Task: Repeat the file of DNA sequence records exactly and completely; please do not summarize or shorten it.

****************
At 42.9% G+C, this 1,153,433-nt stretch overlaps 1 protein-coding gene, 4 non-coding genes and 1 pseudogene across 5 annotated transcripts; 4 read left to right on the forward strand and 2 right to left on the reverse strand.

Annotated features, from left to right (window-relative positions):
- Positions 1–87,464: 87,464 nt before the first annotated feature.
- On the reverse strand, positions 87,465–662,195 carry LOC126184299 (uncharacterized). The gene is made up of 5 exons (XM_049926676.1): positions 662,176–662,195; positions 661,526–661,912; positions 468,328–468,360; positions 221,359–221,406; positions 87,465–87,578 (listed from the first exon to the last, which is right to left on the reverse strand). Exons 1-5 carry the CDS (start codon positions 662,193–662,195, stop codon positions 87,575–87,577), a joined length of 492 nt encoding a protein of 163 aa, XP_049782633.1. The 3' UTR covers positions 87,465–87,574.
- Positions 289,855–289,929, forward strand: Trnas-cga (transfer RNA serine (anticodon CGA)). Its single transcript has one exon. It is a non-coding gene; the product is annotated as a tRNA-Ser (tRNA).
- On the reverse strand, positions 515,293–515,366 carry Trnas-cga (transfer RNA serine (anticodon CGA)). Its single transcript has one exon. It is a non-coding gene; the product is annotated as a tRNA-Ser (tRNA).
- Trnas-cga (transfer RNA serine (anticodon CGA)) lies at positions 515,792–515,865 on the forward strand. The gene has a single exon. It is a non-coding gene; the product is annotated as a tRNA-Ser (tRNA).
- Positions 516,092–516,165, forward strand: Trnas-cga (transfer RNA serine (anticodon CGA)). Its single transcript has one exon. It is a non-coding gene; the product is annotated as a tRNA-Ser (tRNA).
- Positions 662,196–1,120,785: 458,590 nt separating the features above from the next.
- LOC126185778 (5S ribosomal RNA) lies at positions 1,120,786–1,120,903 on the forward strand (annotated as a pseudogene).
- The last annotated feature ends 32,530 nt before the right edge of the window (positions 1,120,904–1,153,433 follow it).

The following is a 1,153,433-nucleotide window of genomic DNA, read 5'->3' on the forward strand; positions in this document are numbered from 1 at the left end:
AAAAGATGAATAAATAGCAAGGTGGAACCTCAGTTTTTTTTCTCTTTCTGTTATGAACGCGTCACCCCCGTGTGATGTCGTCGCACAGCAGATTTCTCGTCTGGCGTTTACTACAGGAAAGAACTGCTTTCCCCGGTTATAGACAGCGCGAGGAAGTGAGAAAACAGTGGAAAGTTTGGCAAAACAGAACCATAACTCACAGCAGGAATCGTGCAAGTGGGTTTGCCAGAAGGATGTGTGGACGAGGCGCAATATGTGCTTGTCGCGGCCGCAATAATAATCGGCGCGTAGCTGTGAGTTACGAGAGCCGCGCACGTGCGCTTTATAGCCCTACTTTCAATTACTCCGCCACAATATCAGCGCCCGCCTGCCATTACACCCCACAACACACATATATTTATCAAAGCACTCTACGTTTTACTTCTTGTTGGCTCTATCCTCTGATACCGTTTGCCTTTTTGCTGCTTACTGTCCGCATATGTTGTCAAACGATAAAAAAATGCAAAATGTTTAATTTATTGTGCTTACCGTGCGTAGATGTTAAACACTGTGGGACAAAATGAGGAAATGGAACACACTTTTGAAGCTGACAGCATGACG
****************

At 42.9% G+C, this 1,153,433-nt stretch overlaps 1 protein-coding gene, 4 non-coding genes and 1 pseudogene across 5 annotated transcripts; 4 read left to right on the forward strand and 2 right to left on the reverse strand.

Annotated features, from left to right (window-relative positions):
- Positions 1–87,464: 87,464 nt before the first annotated feature.
- On the reverse strand, positions 87,465–662,195 carry LOC126184299 (uncharacterized). The gene is made up of 5 exons (XM_049926676.1): positions 662,176–662,195; positions 661,526–661,912; positions 468,328–468,360; positions 221,359–221,406; positions 87,465–87,578 (listed from the first exon to the last, which is right to left on the reverse strand). Exons 1-5 carry the CDS (start codon positions 662,193–662,195, stop codon positions 87,575–87,577), a joined length of 492 nt encoding a protein of 163 aa, XP_049782633.1. The 3' UTR covers positions 87,465–87,574.
- Positions 289,855–289,929, forward strand: Trnas-cga (transfer RNA serine (anticodon CGA)). Its single transcript has one exon. It is a non-coding gene; the product is annotated as a tRNA-Ser (tRNA).
- On the reverse strand, positions 515,293–515,366 carry Trnas-cga (transfer RNA serine (anticodon CGA)). Its single transcript has one exon. It is a non-coding gene; the product is annotated as a tRNA-Ser (tRNA).
- Trnas-cga (transfer RNA serine (anticodon CGA)) lies at positions 515,792–515,865 on the forward strand. The gene has a single exon. It is a non-coding gene; the product is annotated as a tRNA-Ser (tRNA).
- Positions 516,092–516,165, forward strand: Trnas-cga (transfer RNA serine (anticodon CGA)). Its single transcript has one exon. It is a non-coding gene; the product is annotated as a tRNA-Ser (tRNA).
- Positions 662,196–1,120,785: 458,590 nt separating the features above from the next.
- LOC126185778 (5S ribosomal RNA) lies at positions 1,120,786–1,120,903 on the forward strand (annotated as a pseudogene).
- The last annotated feature ends 32,530 nt before the right edge of the window (positions 1,120,904–1,153,433 follow it).

The following is a 1,153,433-nucleotide window of genomic DNA, read 5'->3' on the forward strand; positions in this document are numbered from 1 at the left end:
AAAAGATGAATAAATAGCAAGGTGGAACCTCAGTTTTTTTTCTCTTTCTGTTATGAACGCGTCACCCCCGTGTGATGTCGTCGCACAGCAGATTTCTCGTCTGGCGTTTACTACAGGAAAGAACTGCTTTCCCCGGTTATAGACAGCGCGAGGAAGTGAGAAAACAGTGGAAAGTTTGGCAAAACAGAACCATAACTCACAGCAGGAATCGTGCAAGTGGGTTTGCCAGAAGGATGTGTGGACGAGGCGCAATATGTGCTTGTCGCGGCCGCAATAATAATCGGCGCGTAGCTGTGAGTTACGAGAGCCGCGCACGTGCGCTTTATAGCCCTACTTTCAATTACTCCGCCACAATATCAGCGCCCGCCTGCCATTACACCCCACAACACACATATATTTATCAAAGCACTCTACGTTTTACTTCTTGTTGGCTCTATCCTCTGATACCGTTTGCCTTTTTGCTGCTTACTGTCCGCATATGTTGTCAAACGATAAAAAAATGCAAAATGTTTAATTTATTGTGCTTACCGTGCGTAGATGTTAAACACTGTGGGACAAAATGAGGAAATGGAACACACTTTTGAAGCTGACAGCATGACG